Formation permeability is a key petrophysical parameter for exploration and production in the petroleum industry. While permeability measurements of reservoir formation may be prepared from core samples in a laboratory that are obtained and transferred from a downhole environment, this approach is costly and time consuming. Alternative approaches may include using data obtained from downhole measurements, including many types of well logs, to determine formation rock permeability.

Examples of alternative approaches include the calculation of fluid mobility in a formation from Stoneley wave measurements obtained from acoustic well log data as discussed in Biot, 1962, Mechanics of deformation and acoustic propagation in porous media. J. App. Phys., 33(4), 1482-1498. In the outlined approach, complex expressions are constructed for the axial component of the wave vector of a low-frequency Stoneley wave. Stoneley attenuation (or travel time delay) is affected by formation permeability and is proportional to parameters shown in Eq. 1, where 0 is the rock permeability, is the formation fluid viscosity and K f is the formation fluid modulus or incompressibility.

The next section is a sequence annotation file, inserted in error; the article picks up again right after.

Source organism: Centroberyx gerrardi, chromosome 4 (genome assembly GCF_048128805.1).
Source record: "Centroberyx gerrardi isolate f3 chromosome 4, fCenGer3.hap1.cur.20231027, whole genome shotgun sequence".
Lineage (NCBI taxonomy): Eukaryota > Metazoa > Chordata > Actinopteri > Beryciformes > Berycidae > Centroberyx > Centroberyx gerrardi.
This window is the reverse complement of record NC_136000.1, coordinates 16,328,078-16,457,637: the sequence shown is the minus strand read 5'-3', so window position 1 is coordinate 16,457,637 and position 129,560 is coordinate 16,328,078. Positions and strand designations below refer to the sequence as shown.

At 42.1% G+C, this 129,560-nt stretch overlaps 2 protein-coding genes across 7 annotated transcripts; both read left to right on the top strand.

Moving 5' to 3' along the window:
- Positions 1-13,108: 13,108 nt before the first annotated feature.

Stoneley Attenutation 0 Kf (1)

These expressions enable the quantification of formation fluid mobility from acoustic logging, however, the methodology is only applicable to specific lithologies such as sandstones having a minimum of 10% porosity. Further, Eq. 1 uses knowledge of fluid properties (viscosity, for example) to calculate formation fluid permeability from Stoneley waves, which requires additional downhole logging tools or downhole fluid sampling followed by PVT analysis in the laboratory.